It has become his catchphrase, a slogan that glides from his lips, and which adorns the red caps worn by his supporters - "Make America great Again".
On the eve of the primary contest in Indiana, an election the polls suggest could hand him a decisive victory, Donald Trump was hitting the line again.
“We are so embarrassing,” he told an audience of cheering supporters in Carmel, north of Indianapolis, denouncing the Obama administration.
“We are going to make our country so great again. We are not going to be embarrassed again.”
One thing the New York tycoon has never made clear is when, precisely, he believed his country was truly great, a paradise that he alone can restore. Was it in the 1970s when he was making a name for himself as a playboy and celebrity, in the 1980s when he established casinos in Atlantic City that would eventually go bust, or in the 1990s when he married his second wife, Marla Maples, and divorced his first, Ivana?
On Monday evening, speaking with no small energy inside the ornate Palladium at the Centre for the Performing Arts, he offered a few clues. He condemned a situation in which American jobs had been allowed to leave America for countries such as China, Mexico and India, and he vowed to bring them back.
He also promised he would enact an overhaul in the US’s military prowess. Decisions - such as the US's withdrawal from Iraq - would not be announced in advance, and certainly not to the enemy, he said. “We have to be unpredictable, especially when it comes to the military.”
And he said the days of making deals with the likes of Iran were over. “We’re going to take care of people, but it’s America first now,” he said, to more roars and applause.
Those gathered to see him, and those unable get inside the 1,600-seat performance centre and listening outside on speakers, said they believed Mr Trump was the only candidate ready to shake things up. He was an outsider, they insisted, and it needed an outsider to shake up the politics-as-usual that had engulfed America.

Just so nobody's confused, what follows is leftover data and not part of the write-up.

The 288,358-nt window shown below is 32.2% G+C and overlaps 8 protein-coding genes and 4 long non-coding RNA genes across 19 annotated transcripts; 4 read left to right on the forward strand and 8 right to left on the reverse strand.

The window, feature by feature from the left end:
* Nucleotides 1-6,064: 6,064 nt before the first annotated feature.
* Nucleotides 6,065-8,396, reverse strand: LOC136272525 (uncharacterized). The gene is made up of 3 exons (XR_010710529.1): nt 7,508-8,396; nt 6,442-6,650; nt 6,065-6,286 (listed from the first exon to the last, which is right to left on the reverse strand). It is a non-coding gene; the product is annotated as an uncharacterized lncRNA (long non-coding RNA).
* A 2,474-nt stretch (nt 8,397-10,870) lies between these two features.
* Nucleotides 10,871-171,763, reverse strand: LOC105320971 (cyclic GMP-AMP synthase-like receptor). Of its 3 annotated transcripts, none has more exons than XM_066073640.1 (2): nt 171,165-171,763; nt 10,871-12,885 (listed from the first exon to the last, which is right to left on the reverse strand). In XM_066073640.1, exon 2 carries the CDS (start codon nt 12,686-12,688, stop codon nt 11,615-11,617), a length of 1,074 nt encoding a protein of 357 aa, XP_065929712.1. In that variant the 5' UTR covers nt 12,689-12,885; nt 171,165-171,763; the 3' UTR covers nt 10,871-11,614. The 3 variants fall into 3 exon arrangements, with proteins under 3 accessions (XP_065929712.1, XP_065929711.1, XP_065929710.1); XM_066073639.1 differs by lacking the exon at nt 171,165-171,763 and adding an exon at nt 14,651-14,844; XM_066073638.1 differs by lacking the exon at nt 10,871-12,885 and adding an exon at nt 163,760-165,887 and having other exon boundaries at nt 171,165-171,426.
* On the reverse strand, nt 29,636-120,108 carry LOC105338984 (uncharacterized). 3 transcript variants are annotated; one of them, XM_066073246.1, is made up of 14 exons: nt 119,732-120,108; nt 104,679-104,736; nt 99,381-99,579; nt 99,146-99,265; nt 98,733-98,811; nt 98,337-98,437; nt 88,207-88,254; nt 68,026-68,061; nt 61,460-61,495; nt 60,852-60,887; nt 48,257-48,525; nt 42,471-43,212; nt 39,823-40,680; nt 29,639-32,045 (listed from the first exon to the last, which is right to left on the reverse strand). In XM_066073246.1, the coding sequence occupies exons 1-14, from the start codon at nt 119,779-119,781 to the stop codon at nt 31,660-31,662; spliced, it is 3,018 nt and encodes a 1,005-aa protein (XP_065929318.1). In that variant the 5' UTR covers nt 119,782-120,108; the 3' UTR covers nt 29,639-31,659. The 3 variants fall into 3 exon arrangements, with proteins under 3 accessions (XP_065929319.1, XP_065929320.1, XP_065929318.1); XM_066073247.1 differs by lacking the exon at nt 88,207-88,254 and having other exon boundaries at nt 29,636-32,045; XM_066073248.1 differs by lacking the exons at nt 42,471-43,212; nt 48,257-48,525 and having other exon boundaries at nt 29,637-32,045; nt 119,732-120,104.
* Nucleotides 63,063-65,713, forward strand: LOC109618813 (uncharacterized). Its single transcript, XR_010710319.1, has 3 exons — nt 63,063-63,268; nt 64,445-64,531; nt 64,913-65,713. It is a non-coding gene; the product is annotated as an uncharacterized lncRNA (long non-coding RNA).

“I made my mind up to support him six months ago,” said Doug Schaeffer, a financial trader. “I lost a good friend because of my decision to support him. He’s a liberal.”
And when, in Mr Schaeffer’s opinion, was America last great, and why?
“It ended with Obama’s first term in office. He has been a disaster for the country,” he said.
Janet Logan said she believed the US had last been a great nation during the two terms of Ronald Reagan. “The economy was good, the military was strong and America was looked up to,” she said. “Now we give it all away.”
Walter Maruin, a retired software engineer who had driven almost four hours from Kentucky to see Mr Trump, said America had changed after World War II, but that it had really suffered during the 1990s.
Russ Beale, 63, said he believed America had been great in the 1960s but that it had changed during the administration of Lyndon Johnson, who served from 1963 to 1969 and who introduced the so-called war on poverty. “We spent millions and what did we do?” he said.
Pamela Sasse, an optician from Indianapolis, said she was also someone who believed the Reagan years represented the good times. “He brought things around,” she said. “And I think that Trump is going to be the same.”
Her friend, Peggy Yoerger, a retired teacher, said she also admired the way George W Bush, had sought to rally the country after the attacks of 9/11.
“He did a good job. He stood up for what he believed in,” she said.
Mr Trump oozed confidence and he missed no opportunity to take a dig at Senator Ted Cruz, who is trailing the tycoon by several points. He said Mr Cruz could not stop lying about him, and he mocked his way of speaking.
“Why is everything like Shakespeare,” he said, to loud laughs.
Mr Cruz is desperately trying to stop Mr Trump securing the 1,237 delegates he needs to win the nomination ahead of the party’s convention in July. Mr Trump currently stands on 996, more than 400 clear of Mr Cruz on 565. Mr Trump will not be able to pass that total until the final primary, California, in June.
But most observers believe that Indiana, with its haul of 57 delegates, is the last chance for Mr Cruz to stop Mr Trump. If the 69-year-old wins here on Tuesday, most experts believe he is almost certain of securing the nomination.
Mr Trump certainly believes so. “If we win Indiana it’s all over,” he declared on Monday night. “We have a very easy path.”
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